Studies on mercury mobilization from wetlands along the Upper Saint Lawrence River in support of Ecosystem-Based Management
Principal Investigator: Michael Twiss
Department of Biology, Clarkson University
Collaborators: Erin Eggleston, Thomas Holsen
The creation of the Moses-Saunders power dam (Canada, USA) in 1958 created a situation where water levels in the entire reach of the Upper Saint Lawrence River were maintained at unnaturally low levels of variability between high and low water levels. Plan 2014 is a new water regulation plan that is designed to reduce wetland marshes to pre-dam levels (a reduction of 29%), which will increase biodiversity and ecosystem structure and function. However, preliminary study has revealed that appreciable amounts of mercury are contained in wetlands. Reduction of these wetlands will release the mercury. To determine how much mercury will be released, how rapidly and in what form we propose to expand the preliminary study in addition to begin surveillance of mercury leaving the Upper Saint Lawrence River over a two-year period.
Screening and risk assessment of contaminants of emerging concern in the Onondaga Lake – Three Rivers system
Principal Investigator: Teng Zeng
Department of Civil and Environmental Engineering, Syracuse University
Collaborator: David Matthews
Over the past decade, water quality monitoring in the Great Lakes basin has gradually shifted towards the analysis of an increasing number of polar and persistent compounds, or the so-called contaminants of emerging concern (CECs). While CECs are typically present at low levels in aquatic ecosystems, their occurrence has raised considerable concerns among the scientific community due to potential risks to aquatic life and human health. Only limited information exists, however, concerning the sources and effects of CECs in the Onondaga Lake-Three Rivers system of central New York. This system is of particular interest because it receives large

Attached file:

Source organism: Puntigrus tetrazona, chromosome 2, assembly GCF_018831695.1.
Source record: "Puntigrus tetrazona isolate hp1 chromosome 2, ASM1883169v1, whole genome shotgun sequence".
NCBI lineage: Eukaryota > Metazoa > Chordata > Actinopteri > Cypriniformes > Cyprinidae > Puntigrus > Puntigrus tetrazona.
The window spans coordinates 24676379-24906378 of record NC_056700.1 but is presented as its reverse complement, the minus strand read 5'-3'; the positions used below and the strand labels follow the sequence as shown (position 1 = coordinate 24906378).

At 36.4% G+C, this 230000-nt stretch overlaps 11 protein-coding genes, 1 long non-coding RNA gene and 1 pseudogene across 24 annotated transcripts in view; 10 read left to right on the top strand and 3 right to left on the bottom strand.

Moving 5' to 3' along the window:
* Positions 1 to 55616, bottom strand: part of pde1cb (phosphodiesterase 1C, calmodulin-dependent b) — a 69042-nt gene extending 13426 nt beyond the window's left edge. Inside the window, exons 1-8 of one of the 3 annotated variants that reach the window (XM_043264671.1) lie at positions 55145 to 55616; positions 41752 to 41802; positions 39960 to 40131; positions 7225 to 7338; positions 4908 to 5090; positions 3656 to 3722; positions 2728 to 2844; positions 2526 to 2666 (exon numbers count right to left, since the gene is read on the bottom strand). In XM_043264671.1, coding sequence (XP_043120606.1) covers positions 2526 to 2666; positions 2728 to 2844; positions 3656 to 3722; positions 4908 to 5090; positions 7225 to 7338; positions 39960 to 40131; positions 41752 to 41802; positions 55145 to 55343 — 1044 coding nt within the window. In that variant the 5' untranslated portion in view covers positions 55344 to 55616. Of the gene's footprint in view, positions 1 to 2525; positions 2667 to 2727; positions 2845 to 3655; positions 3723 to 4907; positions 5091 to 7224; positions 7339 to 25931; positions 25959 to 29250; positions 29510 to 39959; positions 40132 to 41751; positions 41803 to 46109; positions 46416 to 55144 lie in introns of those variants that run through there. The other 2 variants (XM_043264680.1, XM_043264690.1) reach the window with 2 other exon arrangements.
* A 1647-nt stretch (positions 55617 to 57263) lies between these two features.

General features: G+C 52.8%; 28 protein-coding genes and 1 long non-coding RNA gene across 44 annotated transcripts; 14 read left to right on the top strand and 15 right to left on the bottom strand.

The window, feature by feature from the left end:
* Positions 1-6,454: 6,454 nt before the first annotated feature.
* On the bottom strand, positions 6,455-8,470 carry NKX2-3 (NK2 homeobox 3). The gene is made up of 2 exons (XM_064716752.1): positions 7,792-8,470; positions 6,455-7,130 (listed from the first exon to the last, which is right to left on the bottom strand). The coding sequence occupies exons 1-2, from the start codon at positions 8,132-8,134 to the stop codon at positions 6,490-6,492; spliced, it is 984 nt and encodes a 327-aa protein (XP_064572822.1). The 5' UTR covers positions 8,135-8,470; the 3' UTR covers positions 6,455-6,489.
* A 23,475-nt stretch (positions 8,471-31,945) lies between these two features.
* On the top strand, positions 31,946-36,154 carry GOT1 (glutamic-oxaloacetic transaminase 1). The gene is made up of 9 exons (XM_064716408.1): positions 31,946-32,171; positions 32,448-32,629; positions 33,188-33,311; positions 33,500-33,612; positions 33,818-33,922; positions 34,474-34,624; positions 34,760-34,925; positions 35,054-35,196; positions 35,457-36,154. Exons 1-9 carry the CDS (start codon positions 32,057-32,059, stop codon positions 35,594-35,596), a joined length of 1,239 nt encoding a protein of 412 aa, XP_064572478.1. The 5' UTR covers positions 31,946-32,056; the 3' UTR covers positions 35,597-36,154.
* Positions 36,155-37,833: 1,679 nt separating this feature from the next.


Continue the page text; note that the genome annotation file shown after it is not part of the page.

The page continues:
contributions from domestic wastewater treatment plants, has a long history of industrial pollution, and is a major source of water to Lake Ontario. Our main objective for this project is to apply a suspect screening approach based upon high resolution mass spectrometry to establish concentration patterns of CECs in this lake-river system.
GLRC Awarded Projects – 2016 Funding Cycle
Testing a metabarcoding approach to food web analysis: application to mysid diets in Lake Ontario
Principal Investigator: Matthew Hare
Department of Natural Resources, Cornell University
Collaborators: Lars Rudstam